A technique that lets you make a plastic mould of molecules could help clean blood of toxins and perform many industrial applications. Geoff Watts reports.
Press a coin firmly into a piece of Plasticine, then remove it. What remains is a cavity into which only another coin of the same denomination can fit perfectly. Now imagine that instead of using a coin, you use a molecule. That, in essence, is the principle of molecularly imprinted polymers, or “mips”.
This most unlikely technique was dreamed up 20 years ago by a Swede working in Lund, Klaus Mosback, and a German from Düsseldorf, Gunter Wulff. Coins pressed into Plasticine - or the old prisoners’ trick of making an impression of the jailer’s key in a bar of soap - are helpful analogies. But mips need neither Plasticine nor soap. The technique, as its name suggests, relies on polymerisation, the process by which small molecules, or monomers, can be induced to link together to form long-chain molecules, or polymers. It is the chemical basis of plastics manufacture and of acrylic glues. To make an impression of a molecule, you mix a solution of it with a liquid monomer that you then polymerise. You end up with a solid lump of plastic in which are entombed countless numbers of the molecules for which you want a mould.
The next step is to smash the lump of plastic. Some of the breakage planes will happen to go straight through trapped molecules, any two such bits of the plastic then separating like the halves of a conventional mould. But there is another way in which the desired molecular impressions can be recovered. The polymerised plastic may look solid, but it has a sponge-like structure that encloses vast numbers of tiny bubbles. Many of these bubbles will have the molecules of interest lying at their surface. When they are washed out of the exposed plastic fragments, they leave behind tiny but faithful impressions. “Getting the technique to work is quite easy,” says Keith Brain of Cardiff University’s School of Pharmacy. But he adds an important rider. “Getting it to work well is much harder.”
When Mosback and Wulff first described what they had done, critics were disinclined to believe them. Once it became clear that molecular imprinting does occur, the critics’ view changed from disbelief to dismissal. They saw no use for the technique. Only in the past two to three years has it stopped being seen as an academic curiosity and have scientists begun to discover its industrial potential.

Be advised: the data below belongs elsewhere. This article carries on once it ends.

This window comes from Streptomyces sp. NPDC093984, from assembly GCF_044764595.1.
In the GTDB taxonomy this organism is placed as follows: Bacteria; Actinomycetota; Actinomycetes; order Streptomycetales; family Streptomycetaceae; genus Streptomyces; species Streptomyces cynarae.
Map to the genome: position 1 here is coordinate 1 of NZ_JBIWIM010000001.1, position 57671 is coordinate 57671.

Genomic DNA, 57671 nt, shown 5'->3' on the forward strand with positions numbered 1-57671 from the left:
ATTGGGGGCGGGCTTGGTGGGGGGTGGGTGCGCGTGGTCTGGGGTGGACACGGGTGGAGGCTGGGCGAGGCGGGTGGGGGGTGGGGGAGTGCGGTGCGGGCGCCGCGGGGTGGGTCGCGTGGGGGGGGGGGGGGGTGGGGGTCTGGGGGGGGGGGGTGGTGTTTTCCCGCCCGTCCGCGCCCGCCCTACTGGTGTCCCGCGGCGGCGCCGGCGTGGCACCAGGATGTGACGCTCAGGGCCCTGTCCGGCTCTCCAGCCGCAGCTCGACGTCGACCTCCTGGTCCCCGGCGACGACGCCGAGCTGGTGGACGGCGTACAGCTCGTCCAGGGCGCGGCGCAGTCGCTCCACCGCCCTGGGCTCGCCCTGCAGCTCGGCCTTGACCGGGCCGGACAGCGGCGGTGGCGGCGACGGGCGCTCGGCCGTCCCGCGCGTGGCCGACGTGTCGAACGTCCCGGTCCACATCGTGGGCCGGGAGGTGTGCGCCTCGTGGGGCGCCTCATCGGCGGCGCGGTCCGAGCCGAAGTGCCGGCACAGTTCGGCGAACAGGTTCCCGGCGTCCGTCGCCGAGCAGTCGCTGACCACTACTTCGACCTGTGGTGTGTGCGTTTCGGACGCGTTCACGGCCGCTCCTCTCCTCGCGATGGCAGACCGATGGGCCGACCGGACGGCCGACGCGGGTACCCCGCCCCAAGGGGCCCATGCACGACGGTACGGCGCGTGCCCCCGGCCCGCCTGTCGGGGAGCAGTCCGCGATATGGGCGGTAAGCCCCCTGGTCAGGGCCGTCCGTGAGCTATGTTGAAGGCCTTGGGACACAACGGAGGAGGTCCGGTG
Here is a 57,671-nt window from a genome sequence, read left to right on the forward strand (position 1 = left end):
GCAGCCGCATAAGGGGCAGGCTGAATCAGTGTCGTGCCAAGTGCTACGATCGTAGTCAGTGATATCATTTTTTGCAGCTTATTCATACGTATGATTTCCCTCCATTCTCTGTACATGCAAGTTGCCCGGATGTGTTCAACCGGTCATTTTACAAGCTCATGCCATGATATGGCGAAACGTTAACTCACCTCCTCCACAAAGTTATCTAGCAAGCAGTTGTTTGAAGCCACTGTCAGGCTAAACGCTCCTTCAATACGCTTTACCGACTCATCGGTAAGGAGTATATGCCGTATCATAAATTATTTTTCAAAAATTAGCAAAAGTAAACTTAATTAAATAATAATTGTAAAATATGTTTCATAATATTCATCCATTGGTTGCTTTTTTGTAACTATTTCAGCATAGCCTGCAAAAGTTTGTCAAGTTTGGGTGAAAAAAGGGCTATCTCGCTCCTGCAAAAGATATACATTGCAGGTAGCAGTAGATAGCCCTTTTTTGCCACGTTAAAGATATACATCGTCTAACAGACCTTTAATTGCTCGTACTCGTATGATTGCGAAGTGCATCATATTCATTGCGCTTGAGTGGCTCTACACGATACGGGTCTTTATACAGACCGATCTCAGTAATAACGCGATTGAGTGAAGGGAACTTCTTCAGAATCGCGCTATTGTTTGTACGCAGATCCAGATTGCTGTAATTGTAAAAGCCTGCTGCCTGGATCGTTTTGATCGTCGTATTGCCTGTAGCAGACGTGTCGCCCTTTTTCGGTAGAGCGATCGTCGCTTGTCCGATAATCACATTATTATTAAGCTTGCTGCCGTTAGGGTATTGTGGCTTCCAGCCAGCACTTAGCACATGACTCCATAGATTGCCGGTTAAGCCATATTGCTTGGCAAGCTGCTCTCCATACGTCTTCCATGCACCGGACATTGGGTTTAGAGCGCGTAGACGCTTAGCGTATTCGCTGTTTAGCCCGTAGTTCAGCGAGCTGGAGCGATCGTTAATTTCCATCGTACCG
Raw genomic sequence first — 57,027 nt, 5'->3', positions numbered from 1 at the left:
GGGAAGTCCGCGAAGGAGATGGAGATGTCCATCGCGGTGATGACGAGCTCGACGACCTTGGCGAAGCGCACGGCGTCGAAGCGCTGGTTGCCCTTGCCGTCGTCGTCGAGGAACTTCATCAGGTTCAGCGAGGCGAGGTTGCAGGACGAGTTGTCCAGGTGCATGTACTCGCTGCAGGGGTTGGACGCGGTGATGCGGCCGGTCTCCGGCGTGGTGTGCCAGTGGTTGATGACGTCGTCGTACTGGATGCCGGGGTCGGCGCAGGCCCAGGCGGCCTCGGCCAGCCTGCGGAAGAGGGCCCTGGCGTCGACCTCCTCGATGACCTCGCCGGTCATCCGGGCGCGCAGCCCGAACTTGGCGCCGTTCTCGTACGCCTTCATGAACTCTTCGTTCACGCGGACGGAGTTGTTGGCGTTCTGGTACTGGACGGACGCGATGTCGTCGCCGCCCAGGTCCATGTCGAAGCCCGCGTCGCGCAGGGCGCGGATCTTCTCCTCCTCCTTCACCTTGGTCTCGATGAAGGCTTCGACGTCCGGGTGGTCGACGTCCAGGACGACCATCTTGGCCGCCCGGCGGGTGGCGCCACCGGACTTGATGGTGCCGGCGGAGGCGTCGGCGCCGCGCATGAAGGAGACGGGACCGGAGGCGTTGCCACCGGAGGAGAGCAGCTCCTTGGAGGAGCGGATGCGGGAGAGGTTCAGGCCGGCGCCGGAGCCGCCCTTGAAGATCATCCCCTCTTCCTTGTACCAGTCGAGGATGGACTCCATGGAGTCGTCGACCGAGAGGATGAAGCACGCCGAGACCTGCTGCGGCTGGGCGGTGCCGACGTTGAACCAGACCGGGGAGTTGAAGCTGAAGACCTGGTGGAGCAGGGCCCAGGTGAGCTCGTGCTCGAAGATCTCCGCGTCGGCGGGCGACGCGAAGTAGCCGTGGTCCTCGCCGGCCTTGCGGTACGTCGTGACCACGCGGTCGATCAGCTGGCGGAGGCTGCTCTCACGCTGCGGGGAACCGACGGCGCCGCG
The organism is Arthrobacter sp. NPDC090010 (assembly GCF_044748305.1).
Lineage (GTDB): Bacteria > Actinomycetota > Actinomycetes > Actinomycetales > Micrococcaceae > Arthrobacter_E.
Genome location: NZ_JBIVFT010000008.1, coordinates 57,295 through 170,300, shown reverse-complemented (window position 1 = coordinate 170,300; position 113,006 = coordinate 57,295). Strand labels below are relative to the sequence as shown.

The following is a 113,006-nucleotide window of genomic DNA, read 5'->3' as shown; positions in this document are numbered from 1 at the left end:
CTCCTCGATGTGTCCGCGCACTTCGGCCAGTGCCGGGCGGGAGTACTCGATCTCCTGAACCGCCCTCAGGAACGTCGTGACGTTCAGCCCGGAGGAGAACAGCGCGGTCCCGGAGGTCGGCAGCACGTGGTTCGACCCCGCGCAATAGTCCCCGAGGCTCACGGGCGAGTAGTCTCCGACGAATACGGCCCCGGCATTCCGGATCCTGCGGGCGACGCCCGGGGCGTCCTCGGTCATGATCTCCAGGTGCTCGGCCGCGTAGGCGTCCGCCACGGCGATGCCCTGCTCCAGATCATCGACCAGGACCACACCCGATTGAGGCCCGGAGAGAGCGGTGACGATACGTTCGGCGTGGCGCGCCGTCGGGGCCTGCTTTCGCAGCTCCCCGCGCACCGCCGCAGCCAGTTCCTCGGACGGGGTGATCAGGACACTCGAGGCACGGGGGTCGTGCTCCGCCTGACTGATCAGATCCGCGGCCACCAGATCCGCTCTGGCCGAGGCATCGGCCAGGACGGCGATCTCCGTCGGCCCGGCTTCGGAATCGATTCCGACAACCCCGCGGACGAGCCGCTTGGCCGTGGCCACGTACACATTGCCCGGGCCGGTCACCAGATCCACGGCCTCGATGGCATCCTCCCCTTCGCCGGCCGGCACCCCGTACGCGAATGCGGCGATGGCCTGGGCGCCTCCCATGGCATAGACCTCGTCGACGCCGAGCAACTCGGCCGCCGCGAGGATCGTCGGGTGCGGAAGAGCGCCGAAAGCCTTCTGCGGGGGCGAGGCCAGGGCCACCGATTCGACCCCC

The list of potential applications of mips is growing rapidly. Mips act, for example, like biological catalysts: enzymes. The imprint of a large molecule you want to make will provide a site in which its smaller components can come together in the correct configuration and then unite to form it. “The difference is that they will do this under conditions in which real enzymes would never survive,” Brain says. “You can boil mips in acid and they remain just as active. Biosensors for detecting the presence of specific chemicals often rely on enzymes. Mips may not be as sensitive, but there are applications in which what counts is to be robust. Mips are ideal.”
Another mips researcher is Cameron Alexander of the School of Pharmacy and Biomedical Sciences at Portsmouth University. Among his interests is the removal of toxins from biological fluids. A smart filter, in other words, perhaps to clean the blood of someone who has swallowed a poison. “Mips may also have a role in environmental problems,” he says. “You can imagine suspending printed polymers in the water flowing out of a chemical plant to recover unpleasant materials that might otherwise find their way into a river.”
Other ideas for using mips are as “plastibodies” (artificial equivalents of the immune defence system’s antibody molecules) in extracting organophosphorous compounds from spent sheep-dip and for screening molecules of possible value to the drug industry.
Research is also going ahead to improve the process of making the impressions. Kal Karim works at Cranfield University’s Institute of Biosciences and Technology. “So far, people have been fascinated by the fact that you can do this at all and have not been thinking too much about doing it more effectively. We are trying to do things more rationally using molecular modelling and a computational approach.”
He and his colleagues have collected data on all the commercially available monomers that polymerise easily and can be used for molecular imprinting. They use computer software to predict which monomers will yield the best imprint of any given molecule.
“Most molecularly imprinted polymers have been made by a trial-and-error process,” Alexander notes. “I’m interested in trying to construct them stepwise, rather as one might build using Lego blocks.
“Normally when you make a polymer, its growth is not very well controlled. The resulting chains are all tangled up. It’s like a pit of snakes of vastly different sizes all writhing around. What we would like to do is have all the snakes of the same size, and all grabbing one another at the same point.” More consistent polymers should yield, among other things, better impressions.
At least one mip is already being used commercially to perform a chemical separation. More industrial applications seem likely to follow soon. You might say that they have begun to make an impression.